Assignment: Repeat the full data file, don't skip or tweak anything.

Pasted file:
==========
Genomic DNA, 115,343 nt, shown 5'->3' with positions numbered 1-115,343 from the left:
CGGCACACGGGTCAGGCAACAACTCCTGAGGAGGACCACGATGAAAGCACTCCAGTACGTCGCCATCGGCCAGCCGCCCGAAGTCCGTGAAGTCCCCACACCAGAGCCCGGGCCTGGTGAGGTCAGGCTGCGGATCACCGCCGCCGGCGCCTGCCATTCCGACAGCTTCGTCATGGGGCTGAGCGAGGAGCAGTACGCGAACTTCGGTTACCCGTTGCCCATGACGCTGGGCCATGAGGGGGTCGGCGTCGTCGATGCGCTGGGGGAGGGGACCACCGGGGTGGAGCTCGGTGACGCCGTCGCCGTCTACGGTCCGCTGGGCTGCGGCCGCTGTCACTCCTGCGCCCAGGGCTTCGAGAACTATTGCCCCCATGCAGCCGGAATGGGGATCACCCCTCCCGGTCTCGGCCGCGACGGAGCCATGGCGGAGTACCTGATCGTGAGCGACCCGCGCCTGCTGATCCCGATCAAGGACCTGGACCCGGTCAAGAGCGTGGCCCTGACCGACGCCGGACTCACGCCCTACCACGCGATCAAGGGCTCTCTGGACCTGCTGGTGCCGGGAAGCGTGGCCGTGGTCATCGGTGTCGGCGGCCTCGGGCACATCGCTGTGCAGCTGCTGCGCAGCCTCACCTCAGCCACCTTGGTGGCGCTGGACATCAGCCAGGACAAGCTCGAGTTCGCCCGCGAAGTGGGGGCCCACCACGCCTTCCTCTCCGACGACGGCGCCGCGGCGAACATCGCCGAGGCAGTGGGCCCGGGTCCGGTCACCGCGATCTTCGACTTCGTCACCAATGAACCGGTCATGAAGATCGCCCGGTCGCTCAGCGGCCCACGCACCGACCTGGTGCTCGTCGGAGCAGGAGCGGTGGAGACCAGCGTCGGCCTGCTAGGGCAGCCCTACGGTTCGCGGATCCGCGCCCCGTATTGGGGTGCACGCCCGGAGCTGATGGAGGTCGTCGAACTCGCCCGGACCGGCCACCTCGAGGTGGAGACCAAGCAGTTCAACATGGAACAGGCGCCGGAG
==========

Genomic DNA, 115,343 nt, shown 5'->3' with positions numbered 1-115,343 from the left:
CGGCACACGGGTCAGGCAACAACTCCTGAGGAGGACCACGATGAAAGCACTCCAGTACGTCGCCATCGGCCAGCCGCCCGAAGTCCGTGAAGTCCCCACACCAGAGCCCGGGCCTGGTGAGGTCAGGCTGCGGATCACCGCCGCCGGCGCCTGCCATTCCGACAGCTTCGTCATGGGGCTGAGCGAGGAGCAGTACGCGAACTTCGGTTACCCGTTGCCCATGACGCTGGGCCATGAGGGGGTCGGCGTCGTCGATGCGCTGGGGGAGGGGACCACCGGGGTGGAGCTCGGTGACGCCGTCGCCGTCTACGGTCCGCTGGGCTGCGGCCGCTGTCACTCCTGCGCCCAGGGCTTCGAGAACTATTGCCCCCATGCAGCCGGAATGGGGATCACCCCTCCCGGTCTCGGCCGCGACGGAGCCATGGCGGAGTACCTGATCGTGAGCGACCCGCGCCTGCTGATCCCGATCAAGGACCTGGACCCGGTCAAGAGCGTGGCCCTGACCGACGCCGGACTCACGCCCTACCACGCGATCAAGGGCTCTCTGGACCTGCTGGTGCCGGGAAGCGTGGCCGTGGTCATCGGTGTCGGCGGCCTCGGGCACATCGCTGTGCAGCTGCTGCGCAGCCTCACCTCAGCCACCTTGGTGGCGCTGGACATCAGCCAGGACAAGCTCGAGTTCGCCCGCGAAGTGGGGGCCCACCACGCCTTCCTCTCCGACGACGGCGCCGCGGCGAACATCGCCGAGGCAGTGGGCCCGGGTCCGGTCACCGCGATCTTCGACTTCGTCACCAATGAACCGGTCATGAAGATCGCCCGGTCGCTCAGCGGCCCACGCACCGACCTGGTGCTCGTCGGAGCAGGAGCGGTGGAGACCAGCGTCGGCCTGCTAGGGCAGCCCTACGGTTCGCGGATCCGCGCCCCGTATTGGGGTGCACGCCCGGAGCTGATGGAGGTCGTCGAACTCGCCCGGACCGGCCACCTCGAGGTGGAGACCAAGCAGTTCAACATGGAACAGGCGCCGGAG